Loss of Fingerprints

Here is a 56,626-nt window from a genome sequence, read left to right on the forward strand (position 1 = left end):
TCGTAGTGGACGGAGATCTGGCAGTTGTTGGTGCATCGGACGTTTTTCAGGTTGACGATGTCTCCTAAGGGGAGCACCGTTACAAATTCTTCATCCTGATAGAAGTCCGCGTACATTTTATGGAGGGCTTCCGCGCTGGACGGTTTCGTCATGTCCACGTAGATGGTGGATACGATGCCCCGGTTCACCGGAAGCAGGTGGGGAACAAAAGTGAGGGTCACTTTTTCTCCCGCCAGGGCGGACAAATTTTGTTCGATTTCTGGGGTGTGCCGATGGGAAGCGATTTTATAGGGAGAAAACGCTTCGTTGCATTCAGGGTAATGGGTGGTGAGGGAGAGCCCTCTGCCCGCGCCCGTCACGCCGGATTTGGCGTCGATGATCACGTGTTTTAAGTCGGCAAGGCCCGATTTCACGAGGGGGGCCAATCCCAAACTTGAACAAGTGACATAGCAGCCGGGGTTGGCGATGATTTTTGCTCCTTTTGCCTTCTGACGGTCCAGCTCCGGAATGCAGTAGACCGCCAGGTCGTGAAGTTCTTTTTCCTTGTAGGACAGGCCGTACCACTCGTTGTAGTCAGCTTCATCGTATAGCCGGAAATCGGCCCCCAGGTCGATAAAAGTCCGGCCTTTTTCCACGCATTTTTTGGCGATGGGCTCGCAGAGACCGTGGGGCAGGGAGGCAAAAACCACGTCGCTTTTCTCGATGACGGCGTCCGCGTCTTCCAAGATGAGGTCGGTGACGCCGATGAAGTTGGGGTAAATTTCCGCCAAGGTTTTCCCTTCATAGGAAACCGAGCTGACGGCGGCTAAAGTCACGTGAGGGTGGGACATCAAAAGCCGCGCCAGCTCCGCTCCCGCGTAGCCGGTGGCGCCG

A 65-year-old woman with stage IV breast cancer presented after being denied authorization to perform a banking transaction because her fingerprints were unrecognizable (Panel A). For 3 months, she had undergone treatment for triple-negative breast cancer (a tumor characterized by the lack of expression of estrogen receptor, progesterone receptor, and human epidermal growth factor receptor type 2 [HER2]) with capecitabine and bevacizumab. During the first cycle, grade 1 of the hand–foot syndrome (palmar–plantar erythrodysesthesia) developed and was successfully treated with topical agents. The hand–foot syndrome is a side effect of certain chemotherapeutic agents that is characterized by redness, swelling, and pain on the palms of the hands or soles of the feet. After the third cycle of chemotherapy, the symptoms worsened, with limitation of self-care activities. Positron-emission tomography–computed tomography revealed a 50% reduction in metabolic activity of the lung metastases; capecitabine administration was delayed and subsequently continued at a reduced dose. The patient had no further acute toxic effects, but the fingerprints of her thumb (Panel B) and fingers (Panel C) were erased. We provided her with a letter explaining that the chemotherapy was responsible for her lack of fingerprints.